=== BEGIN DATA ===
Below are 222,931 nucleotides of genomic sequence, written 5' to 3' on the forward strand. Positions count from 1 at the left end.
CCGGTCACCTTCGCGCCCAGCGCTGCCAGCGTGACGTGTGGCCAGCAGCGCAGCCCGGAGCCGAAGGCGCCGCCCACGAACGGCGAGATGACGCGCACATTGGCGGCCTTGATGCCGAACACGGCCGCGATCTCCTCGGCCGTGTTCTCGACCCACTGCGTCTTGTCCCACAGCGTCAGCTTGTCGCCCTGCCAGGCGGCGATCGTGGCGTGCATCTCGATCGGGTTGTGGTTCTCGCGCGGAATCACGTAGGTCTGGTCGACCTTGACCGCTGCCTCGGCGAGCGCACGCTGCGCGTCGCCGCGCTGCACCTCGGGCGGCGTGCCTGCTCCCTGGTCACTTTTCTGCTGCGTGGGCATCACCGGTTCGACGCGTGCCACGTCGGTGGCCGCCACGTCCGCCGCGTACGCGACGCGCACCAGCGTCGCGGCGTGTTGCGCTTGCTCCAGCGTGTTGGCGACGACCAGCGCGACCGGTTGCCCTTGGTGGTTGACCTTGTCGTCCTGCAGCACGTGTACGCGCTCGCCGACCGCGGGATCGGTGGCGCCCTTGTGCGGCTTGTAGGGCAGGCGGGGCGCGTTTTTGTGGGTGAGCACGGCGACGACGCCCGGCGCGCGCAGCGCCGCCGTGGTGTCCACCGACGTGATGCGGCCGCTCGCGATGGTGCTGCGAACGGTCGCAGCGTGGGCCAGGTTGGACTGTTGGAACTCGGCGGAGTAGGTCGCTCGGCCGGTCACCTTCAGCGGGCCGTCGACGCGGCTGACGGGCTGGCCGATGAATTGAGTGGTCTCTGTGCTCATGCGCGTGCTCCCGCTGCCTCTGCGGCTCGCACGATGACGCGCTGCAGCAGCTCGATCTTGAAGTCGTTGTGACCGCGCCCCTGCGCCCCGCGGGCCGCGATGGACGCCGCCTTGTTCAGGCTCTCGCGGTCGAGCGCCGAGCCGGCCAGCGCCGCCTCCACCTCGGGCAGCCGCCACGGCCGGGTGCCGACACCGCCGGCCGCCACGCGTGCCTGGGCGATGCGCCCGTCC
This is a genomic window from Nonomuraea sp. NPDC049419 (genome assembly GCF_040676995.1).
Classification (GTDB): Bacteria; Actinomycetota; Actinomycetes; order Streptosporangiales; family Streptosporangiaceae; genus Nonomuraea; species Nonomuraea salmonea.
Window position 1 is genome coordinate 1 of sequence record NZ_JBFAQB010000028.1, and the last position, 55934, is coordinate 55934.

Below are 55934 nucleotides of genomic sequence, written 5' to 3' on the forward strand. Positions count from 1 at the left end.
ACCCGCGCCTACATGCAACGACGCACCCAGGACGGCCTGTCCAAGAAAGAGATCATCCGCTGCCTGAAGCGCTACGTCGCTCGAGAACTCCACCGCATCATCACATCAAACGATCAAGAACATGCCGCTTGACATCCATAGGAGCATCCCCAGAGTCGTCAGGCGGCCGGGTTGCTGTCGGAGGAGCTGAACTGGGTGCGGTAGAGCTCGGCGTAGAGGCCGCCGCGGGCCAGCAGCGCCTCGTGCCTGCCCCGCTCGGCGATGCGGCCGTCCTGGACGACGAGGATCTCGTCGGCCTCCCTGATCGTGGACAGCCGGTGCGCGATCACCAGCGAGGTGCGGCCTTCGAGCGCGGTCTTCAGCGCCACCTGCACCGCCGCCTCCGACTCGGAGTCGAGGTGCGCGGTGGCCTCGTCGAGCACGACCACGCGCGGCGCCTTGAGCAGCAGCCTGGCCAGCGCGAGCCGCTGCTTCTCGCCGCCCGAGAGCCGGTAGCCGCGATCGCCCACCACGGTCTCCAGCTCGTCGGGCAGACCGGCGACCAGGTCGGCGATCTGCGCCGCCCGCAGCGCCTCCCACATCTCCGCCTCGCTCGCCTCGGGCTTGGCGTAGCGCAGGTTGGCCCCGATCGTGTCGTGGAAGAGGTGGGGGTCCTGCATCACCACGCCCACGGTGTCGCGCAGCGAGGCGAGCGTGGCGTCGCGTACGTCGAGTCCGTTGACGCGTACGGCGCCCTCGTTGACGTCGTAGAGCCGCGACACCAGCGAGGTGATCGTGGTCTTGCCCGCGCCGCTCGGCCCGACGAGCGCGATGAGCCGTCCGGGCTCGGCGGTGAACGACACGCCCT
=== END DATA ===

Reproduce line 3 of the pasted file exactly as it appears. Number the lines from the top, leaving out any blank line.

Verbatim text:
This is a genomic window from Nonomuraea sp. NPDC049419 (genome assembly GCF_040676995.1).